To Trump and Clinton: Heed the Lesson Jimmy Carter Never Learned

From left: Donald Trump and former Secretary of State Hillary Clinton (credit: Gage Skidmore/Marc Nozell)

Yesterday I observed here how the 2016 race reflects American conditions in the late 1970s — also stagnant — and how the political elites are echoing President Jimmy Carter’s feckless reaction in his notorious July 15, 1979 address to the nation in which he said, in part:

The threat is nearly invisible in ordinary ways. It is a crisis of confidence. It is a crisis that strikes at the very heart and soul and spirit of our national will. We can see this crisis in the growing doubt about the meaning of our own lives and in the loss of a unity of purpose for our nation.

The erosion of our confidence in the future is threatening to destroy the social and the political fabric of America.

What’s really going on? The destruction of our social and political fabric derives from stagnation, not vice versa.

My Letter to the Left: the Gold Standard Will Restore Upward Mobility was an analysis of an important piece by Stan Sorscher in The Huffington Post, itself headlined “Inequality — “X” Marks the Spot — Dig Here.” Sorscher perceptively wrote:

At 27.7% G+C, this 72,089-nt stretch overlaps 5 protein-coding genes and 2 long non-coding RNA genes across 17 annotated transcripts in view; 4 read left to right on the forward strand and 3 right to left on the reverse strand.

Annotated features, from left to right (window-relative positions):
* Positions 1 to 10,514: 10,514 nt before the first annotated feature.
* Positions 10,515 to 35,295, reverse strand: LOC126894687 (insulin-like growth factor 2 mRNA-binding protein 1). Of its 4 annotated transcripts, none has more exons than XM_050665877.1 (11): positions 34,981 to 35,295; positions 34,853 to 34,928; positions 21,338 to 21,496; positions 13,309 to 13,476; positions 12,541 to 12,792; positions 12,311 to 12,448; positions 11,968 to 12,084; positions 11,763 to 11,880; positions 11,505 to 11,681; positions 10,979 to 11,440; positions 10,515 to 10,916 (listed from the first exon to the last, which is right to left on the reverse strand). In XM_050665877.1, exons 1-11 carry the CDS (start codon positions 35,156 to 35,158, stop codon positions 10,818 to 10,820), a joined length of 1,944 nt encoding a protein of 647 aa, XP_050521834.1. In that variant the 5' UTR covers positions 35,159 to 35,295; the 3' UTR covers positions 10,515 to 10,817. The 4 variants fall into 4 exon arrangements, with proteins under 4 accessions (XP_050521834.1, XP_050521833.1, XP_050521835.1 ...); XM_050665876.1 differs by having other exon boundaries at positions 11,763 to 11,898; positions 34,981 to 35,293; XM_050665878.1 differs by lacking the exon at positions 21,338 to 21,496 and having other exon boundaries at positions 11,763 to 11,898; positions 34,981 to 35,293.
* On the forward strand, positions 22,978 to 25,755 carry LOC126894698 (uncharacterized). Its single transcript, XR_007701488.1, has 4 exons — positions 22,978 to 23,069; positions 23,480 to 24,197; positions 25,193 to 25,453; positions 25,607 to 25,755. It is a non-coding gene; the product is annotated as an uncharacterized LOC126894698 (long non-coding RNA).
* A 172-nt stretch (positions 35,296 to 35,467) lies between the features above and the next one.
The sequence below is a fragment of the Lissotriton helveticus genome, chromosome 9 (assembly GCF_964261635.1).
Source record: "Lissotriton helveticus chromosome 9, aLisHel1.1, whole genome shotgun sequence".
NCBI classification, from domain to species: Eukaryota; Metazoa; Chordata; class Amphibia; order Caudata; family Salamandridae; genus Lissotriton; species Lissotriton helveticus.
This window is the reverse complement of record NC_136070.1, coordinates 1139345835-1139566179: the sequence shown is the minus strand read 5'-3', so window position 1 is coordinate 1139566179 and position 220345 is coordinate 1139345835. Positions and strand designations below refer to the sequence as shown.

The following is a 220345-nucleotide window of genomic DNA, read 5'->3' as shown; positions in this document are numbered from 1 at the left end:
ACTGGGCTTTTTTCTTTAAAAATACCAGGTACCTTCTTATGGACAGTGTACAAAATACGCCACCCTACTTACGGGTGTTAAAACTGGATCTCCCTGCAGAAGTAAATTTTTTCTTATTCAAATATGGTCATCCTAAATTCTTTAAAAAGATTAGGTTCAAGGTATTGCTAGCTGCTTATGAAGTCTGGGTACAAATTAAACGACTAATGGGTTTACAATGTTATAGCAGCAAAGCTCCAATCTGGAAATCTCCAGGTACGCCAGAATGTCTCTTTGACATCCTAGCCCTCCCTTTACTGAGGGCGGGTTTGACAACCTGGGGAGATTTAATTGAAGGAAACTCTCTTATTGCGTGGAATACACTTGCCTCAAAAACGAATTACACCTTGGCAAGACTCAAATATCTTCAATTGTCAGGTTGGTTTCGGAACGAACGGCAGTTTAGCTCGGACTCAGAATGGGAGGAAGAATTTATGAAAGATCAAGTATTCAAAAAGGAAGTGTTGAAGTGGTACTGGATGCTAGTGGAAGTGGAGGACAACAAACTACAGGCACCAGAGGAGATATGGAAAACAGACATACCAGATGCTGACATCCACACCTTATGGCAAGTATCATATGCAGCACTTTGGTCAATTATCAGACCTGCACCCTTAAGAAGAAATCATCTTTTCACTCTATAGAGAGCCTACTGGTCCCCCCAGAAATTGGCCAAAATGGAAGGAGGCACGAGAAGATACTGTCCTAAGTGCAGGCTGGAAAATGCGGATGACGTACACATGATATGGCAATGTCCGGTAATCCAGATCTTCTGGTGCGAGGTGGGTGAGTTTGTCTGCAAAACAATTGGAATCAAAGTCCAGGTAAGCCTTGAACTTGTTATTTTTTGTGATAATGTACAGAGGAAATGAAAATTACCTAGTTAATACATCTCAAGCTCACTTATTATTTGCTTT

The second message is the very abrupt transition from the post-war historic period to the current one. Something happened in the mid-70’s to de-couple wages from productivity gains.

The third message is that workers’ wages – accounting for inflation and all the lower prices from cheap imported goods – would be double what they are now, if workers still took their share of gains in productivity.

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The Trump vs. Clinton Election Enters the Realm of Farce

From left: former Secretary of State Hillary Clinton and Donald Trump

The 2016 presidential campaign confirms what Marx wrote: “all the events and personalities of great importance in world history occur, as it were, twice… the first time as tragedy, the second as farce.” Karl, not Groucho, Marx.

We enter the realm of farce. It’s the economy, Stupid!

We are experiencing a reprise of the political paralysis of the 1970s, stagnation replacing stagflation. Jimmy Carter tackled the malaise in widely noted speech on July 15, 1979. This was later derided as his great MEOW (“Moral Equivalent Of War”):

The threat is nearly invisible in ordinary ways. It is a crisis of confidence. It is a crisis that strikes at the very heart and soul and spirit of our national will. We can see this crisis in the growing doubt about the meaning of our own lives and in the loss of a unity of purpose for our nation.

The erosion of our confidence in the future is threatening to destroy the social and the political fabric of America.

The confidence that we have always had as a people is not simply some romantic dream or a proverb in a dusty book that we read just on the Fourth of July.

The symptoms of this crisis of the American spirit are all around us. For the first time in the history of our country a majority of our people believe that the next five years will be worse than the past five years.

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